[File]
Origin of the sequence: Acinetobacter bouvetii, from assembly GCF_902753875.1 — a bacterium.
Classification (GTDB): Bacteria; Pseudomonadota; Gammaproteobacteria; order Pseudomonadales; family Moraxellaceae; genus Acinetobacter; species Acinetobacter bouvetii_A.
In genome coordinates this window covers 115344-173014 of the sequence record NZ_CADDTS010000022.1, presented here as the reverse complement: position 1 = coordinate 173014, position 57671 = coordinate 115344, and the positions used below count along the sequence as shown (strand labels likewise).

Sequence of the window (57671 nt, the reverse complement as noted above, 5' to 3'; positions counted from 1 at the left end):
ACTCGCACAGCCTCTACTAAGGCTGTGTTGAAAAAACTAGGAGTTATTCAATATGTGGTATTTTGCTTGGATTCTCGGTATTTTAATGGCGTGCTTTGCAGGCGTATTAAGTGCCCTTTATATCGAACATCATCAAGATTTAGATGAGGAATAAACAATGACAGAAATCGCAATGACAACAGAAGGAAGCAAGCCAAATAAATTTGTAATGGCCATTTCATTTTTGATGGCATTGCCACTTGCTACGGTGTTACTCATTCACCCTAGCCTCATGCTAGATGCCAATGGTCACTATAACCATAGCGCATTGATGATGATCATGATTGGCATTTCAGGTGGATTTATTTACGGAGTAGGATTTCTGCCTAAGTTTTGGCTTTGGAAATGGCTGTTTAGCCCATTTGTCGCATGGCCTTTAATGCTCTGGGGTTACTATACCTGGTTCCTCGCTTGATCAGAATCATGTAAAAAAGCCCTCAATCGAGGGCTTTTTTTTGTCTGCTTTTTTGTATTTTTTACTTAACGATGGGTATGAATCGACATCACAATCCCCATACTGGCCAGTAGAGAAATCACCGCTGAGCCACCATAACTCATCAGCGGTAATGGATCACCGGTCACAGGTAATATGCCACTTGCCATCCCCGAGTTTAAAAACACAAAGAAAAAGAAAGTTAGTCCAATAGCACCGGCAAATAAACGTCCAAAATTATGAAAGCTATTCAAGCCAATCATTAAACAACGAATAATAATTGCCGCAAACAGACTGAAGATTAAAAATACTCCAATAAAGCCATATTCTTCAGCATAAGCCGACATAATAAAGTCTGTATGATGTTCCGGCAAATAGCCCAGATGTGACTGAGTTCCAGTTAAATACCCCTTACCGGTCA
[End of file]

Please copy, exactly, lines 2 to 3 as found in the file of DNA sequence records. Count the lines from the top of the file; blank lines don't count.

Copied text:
Classification (GTDB): Bacteria; Pseudomonadota; Gammaproteobacteria; order Pseudomonadales; family Moraxellaceae; genus Acinetobacter; species Acinetobacter bouvetii_A.
In genome coordinates this window covers 115344-173014 of the sequence record NZ_CADDTS010000022.1, presented here as the reverse complement: position 1 = coordinate 173014, position 57671 = coordinate 115344, and the positions used below count along the sequence as shown (strand labels likewise).